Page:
• Bonus Stage: If you assemble four keys within a level, and take the keys to a secret door, you can complete a bonus stage, which usually involves running from some advancing foe.
  • Boss Arena Recovery: Enemies in the arena in which you fight Mr. Quinn can be dispatched to collect health items, such as slices of cake.
  • Boss Banter: Comes with all three boss battles with Mr. Quinn.
  • Cowardly Boss: After you defeat Mr. Quinn the first two times and acquire a piece of the Crablock, he mutters some angry words and flies off for the next battle.
  • Down the Drain: Wishy Washy takes place inside the plumbing of a washing machine, and contains a sewer-like atmosphere.
  • Evil Laugh: Mr. Quinn has one, if the Boss Banter is anything to go by.
  • Eternal Engine: The level uncreatively titled Grandfather Clock takes place inside a mangle of ever-moving clockwork machinery.
    • Mechanical Madness is a literal Eternal Engine - it takes place inside the engine of a car.
  • The Fourth Wall Will Not Protect You: In Freezer Burn, snowmen will throw their heads in the Cat's direction. If the camera angle is moved in front of the snowmen, it will appear though their heads are being thrown right into the player's face.
  • Floating in a Bubble: Whenever the Cat uses his bubble attack on enemies, they'll be trapped inside it and he can use them as a shooting projectile.
  • The Hedge of Thorns: Occasionally, the Cat will be asked to navigate these sections inside of a movable bubble.
  • Hub Level: Conrad and Sally's house acts as the in-between point for all the different levels in the game.
  • Jungle Japes: Venus Cat-Trap takes place in the jungle-like environment inside of an exotic potted plant.
  • Lethal Lava Land: Boiler Bonanza takes place inside a boiler and is filled with boiling lava and steam and suchlike.
  • Level Ate: Freezer Burn, while also being a Slippy-Slidey Ice World, parades the player past frozen-over ice cream, vegetables, takeout Chinese food, and canned soup, among many other foods.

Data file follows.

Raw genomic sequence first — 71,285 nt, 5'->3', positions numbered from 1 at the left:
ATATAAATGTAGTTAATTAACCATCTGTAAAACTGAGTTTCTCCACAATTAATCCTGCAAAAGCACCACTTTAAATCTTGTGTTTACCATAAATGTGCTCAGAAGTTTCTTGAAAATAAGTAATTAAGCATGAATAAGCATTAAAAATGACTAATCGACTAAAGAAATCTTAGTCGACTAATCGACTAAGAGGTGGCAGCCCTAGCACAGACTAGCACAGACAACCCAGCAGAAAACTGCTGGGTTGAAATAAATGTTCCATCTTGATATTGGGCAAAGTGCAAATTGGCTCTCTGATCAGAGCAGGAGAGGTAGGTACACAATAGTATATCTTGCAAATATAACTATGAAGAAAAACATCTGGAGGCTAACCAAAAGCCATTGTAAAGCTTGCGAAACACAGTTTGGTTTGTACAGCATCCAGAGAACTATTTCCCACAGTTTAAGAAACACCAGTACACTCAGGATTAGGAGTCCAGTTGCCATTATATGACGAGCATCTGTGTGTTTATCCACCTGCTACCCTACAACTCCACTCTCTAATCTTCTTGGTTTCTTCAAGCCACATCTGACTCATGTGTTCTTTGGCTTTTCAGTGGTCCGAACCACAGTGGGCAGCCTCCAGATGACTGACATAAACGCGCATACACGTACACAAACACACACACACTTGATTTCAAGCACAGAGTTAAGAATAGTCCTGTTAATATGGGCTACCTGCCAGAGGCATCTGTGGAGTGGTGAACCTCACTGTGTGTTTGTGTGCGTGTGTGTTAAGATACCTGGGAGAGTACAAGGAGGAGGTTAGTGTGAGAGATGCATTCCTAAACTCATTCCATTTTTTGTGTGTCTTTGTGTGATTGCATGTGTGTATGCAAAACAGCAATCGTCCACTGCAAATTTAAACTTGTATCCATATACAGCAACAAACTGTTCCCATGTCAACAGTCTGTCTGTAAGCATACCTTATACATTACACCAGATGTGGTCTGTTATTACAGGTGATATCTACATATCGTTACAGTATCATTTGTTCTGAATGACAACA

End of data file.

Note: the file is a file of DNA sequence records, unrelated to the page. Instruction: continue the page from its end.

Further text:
• Kinder and Cleaner: The game is notably not profane at all compared to the movie.
  • Parasol of Pain: The Cat's main weapon is his umbrella, where he can use it to shoot bubbles to trap enemies and to also ground pound,
  • Pivotal Boss: Mr. Quinn's ship is centered inside a ring of platforms. He turns to face you as you run about him.
  • Platform Battle: Occurs in all the Mr. Quinn battles. In fact, in the final boss battle, the platforms disappear if you stand on them too long. Don't linger!
  • Puzzle Boss: Mr. Quinn cannot be defeated by mere force - you need to hit his obvious weak point.
  • Recurring Boss: Mr. Quinn, whom you fight three times in total.
  • Rise to the Challenge: Occurs in some of the bonus levels, such as in Wishy Washy and Venus Cat-Trap. The walls of doom here are always some manner of liquid.
  • Secret Level: Mystical Mirror is a journey though the house itself rather than one of the objects within, and can only be accessed by collecting the gem in each of the previous levels.
  • Slippy-Slidey Ice World: Freezer Burn, a level which takes place inside (yes) a freezer, combines this with Level Ate. Surprisingly doesn't contain ice physics.
  • Tactical Suicide Boss: After going through his attack pattern, Mr. Quinn exposes his crab-robot's exhaust pipe as he slowly spins around, allowing you to blow it to pieces.
  • Toy Time: The final boss of this game is fought in an arena surrounded by giant toys.
  • 2½D
  • Wacky Land: The entire game is made up of Wackylands, all of which are themed around household furniture such as refrigerators and grandfather clocks.